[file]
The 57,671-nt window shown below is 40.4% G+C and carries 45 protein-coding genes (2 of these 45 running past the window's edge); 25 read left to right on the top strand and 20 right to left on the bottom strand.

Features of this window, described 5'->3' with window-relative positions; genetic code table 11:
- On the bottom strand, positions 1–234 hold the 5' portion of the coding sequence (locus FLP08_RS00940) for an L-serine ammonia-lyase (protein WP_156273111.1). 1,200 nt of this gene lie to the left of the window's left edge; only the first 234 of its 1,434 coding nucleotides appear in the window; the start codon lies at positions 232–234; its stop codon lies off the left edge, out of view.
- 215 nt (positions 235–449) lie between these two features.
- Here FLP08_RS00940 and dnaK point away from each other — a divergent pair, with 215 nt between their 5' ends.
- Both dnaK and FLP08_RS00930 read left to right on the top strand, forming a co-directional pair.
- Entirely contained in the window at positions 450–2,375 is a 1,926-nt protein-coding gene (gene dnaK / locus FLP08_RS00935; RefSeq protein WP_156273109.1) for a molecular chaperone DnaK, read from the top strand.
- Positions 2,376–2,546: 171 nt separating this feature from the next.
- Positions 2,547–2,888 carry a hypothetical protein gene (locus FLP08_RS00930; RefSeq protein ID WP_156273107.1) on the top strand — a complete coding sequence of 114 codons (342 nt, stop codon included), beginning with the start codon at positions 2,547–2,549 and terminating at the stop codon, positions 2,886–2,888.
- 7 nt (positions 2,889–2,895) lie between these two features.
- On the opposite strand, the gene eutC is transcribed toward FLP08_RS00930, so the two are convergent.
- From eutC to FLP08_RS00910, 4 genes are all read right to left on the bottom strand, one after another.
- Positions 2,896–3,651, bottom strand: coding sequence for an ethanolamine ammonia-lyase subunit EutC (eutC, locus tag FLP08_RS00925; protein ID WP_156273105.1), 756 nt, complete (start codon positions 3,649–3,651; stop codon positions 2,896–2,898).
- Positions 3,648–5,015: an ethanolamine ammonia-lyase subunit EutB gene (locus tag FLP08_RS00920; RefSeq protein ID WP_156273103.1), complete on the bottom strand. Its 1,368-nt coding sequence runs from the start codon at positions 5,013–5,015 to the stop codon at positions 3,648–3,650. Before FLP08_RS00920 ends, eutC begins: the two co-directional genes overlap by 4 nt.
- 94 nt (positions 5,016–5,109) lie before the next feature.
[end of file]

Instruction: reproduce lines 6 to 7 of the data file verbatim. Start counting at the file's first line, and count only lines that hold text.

- Both dnaK and FLP08_RS00930 read left to right on the top strand, forming a co-directional pair.
- Entirely contained in the window at positions 450–2,375 is a 1,926-nt protein-coding gene (gene dnaK / locus FLP08_RS00935; RefSeq protein WP_156273109.1) for a molecular chaperone DnaK, read from the top strand.